Donna had heard the word thwart before and it wasn’t until she had looked it up that her canoeing days bought forward a boating link to the word. Indeed, its used to describe the wooden seat that reaches from one side of a boat to another.  A thwart cut is a fencing maneuver with swords too but deeper research revealed that an old English meaning of the phrase had been used on the River Blackwater, which is just a short distance away from this lane. When crossing the line of a ship’s path—cut-a-thwart in 15th century England meant to cross from side to side. Cut-throat, similarly, meant a short cut or to cut across, and in this case the lane was an alternative to the milestone-lined London Road that was the main route into Maldon.

Maldon had been granted a Royal Charter by Henry II in 1171 and is an ancient Anglo-Saxon burgh. From the Iron Age it has been settled in by Romans, Saxons, Vikings and Normans--and a blog for another day is that it’s the famous site of the famous Battle of Maldon fought between Vikings and the Anglo-Saxons in 991AD. It was, then, a high-profile town back in the day.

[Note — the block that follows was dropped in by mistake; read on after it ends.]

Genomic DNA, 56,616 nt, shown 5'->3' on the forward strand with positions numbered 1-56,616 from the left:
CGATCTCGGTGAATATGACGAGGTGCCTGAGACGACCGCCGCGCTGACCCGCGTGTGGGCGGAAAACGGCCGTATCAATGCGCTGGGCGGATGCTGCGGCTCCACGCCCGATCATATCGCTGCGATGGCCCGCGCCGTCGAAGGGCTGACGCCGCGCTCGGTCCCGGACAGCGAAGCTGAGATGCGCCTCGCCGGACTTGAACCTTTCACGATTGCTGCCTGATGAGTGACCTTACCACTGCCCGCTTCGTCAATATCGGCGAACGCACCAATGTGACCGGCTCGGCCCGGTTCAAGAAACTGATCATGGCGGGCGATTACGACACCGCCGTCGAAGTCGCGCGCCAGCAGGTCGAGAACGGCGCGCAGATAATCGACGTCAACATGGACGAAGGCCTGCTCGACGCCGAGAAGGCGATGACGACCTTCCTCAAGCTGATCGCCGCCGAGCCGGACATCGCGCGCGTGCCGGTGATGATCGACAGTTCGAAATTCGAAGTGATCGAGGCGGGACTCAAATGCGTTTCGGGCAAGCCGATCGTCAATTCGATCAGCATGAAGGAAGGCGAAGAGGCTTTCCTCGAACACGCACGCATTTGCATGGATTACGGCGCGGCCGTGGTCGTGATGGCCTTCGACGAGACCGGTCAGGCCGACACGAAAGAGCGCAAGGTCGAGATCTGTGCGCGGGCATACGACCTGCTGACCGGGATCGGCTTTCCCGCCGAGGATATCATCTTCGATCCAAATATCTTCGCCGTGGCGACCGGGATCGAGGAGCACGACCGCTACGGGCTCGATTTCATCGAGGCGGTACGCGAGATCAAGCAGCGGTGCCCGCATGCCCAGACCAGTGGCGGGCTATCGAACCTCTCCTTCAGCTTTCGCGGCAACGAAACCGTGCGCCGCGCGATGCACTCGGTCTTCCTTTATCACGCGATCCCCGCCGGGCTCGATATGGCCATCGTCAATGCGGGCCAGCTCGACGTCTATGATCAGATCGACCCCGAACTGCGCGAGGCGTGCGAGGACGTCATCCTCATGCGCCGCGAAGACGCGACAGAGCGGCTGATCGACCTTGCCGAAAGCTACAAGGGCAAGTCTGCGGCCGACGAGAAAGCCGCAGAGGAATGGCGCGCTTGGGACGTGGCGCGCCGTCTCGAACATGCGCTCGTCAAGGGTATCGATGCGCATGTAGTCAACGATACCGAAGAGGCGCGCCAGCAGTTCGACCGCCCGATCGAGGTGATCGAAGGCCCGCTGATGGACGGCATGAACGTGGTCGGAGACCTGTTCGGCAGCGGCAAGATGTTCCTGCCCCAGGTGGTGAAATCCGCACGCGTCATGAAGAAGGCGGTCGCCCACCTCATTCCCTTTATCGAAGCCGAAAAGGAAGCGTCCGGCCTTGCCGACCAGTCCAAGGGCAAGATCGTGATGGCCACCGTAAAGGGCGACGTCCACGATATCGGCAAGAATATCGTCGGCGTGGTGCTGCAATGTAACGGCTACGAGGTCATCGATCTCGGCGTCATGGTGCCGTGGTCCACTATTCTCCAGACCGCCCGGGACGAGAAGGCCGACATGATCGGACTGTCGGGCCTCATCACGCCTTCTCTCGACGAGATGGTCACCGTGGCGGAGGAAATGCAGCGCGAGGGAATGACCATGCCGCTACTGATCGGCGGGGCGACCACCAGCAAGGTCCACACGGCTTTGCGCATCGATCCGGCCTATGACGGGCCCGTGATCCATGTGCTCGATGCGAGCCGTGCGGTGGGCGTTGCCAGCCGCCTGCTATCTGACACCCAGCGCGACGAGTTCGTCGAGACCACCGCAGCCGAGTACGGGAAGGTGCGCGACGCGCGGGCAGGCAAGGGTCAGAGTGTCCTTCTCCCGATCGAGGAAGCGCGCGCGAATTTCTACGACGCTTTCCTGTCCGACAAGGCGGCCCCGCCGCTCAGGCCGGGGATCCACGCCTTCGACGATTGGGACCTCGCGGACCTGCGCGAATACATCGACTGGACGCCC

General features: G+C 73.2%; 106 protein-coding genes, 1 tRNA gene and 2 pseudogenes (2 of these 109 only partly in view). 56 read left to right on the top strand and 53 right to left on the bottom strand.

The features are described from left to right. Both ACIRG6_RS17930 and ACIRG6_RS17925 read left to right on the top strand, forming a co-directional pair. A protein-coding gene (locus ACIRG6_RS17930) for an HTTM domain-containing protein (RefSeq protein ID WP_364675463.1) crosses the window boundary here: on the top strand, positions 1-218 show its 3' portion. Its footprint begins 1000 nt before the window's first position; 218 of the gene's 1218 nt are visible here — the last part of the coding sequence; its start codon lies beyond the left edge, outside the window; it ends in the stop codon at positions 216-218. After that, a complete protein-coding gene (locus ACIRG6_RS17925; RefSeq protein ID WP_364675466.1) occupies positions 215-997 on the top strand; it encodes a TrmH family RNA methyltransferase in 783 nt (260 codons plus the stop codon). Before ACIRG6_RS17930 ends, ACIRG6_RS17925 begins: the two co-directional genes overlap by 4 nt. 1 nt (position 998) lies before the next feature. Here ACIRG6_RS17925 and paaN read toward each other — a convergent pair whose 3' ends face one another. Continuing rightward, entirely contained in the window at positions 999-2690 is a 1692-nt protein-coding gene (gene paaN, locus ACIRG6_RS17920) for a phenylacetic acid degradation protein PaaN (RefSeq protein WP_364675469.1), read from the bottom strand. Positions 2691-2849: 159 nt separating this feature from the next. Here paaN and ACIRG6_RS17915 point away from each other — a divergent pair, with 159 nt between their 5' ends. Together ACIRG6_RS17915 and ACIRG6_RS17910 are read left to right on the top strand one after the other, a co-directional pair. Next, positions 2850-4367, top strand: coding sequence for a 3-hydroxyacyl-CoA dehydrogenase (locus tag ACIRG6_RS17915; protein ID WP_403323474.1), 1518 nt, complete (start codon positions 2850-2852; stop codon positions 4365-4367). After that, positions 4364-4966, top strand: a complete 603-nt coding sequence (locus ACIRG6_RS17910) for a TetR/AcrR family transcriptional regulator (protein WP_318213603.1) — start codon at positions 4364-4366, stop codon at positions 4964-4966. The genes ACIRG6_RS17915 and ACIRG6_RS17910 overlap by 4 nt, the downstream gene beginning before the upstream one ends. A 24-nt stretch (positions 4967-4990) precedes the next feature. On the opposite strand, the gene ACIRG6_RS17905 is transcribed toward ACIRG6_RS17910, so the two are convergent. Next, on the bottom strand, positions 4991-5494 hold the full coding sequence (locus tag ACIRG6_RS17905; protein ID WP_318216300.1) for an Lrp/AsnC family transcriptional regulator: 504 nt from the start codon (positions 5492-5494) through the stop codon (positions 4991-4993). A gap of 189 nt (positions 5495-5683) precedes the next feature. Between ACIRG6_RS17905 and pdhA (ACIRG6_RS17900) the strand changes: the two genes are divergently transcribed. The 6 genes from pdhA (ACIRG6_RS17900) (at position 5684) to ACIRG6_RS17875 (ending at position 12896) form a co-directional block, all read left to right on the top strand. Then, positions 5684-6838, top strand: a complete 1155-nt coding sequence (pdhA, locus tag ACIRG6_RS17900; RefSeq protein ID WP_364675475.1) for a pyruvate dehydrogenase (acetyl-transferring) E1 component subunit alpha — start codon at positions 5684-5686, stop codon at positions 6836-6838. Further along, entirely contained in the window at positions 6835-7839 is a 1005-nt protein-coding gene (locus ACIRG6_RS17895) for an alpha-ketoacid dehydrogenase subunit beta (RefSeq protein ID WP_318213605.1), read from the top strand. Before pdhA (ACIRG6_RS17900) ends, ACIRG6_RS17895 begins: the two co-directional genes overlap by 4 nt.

Interestingly, Cut-A-Thwart Lane shows geographic evidence suggesting it was once a hola-weg. The road, in places is much lower than the banks that flank its side, an indication of years of pounding by humans and animals long before modern road surfaces existed. Suggestive that this lane formed the boundary of the estates of Beeleigh Abbey and Fitzwalter’s Park the sunken result still floods to this day. Oliver Rackham (1939-2015) cited thirty-eight mentions of such hola-wegs in Anglo-Saxon charters, and this lane is one of those. Beeleigh (the meaning of which is a clearing in the trees where bee hives are kept) still has a magnificent dwelling very close to the entrance of the lane.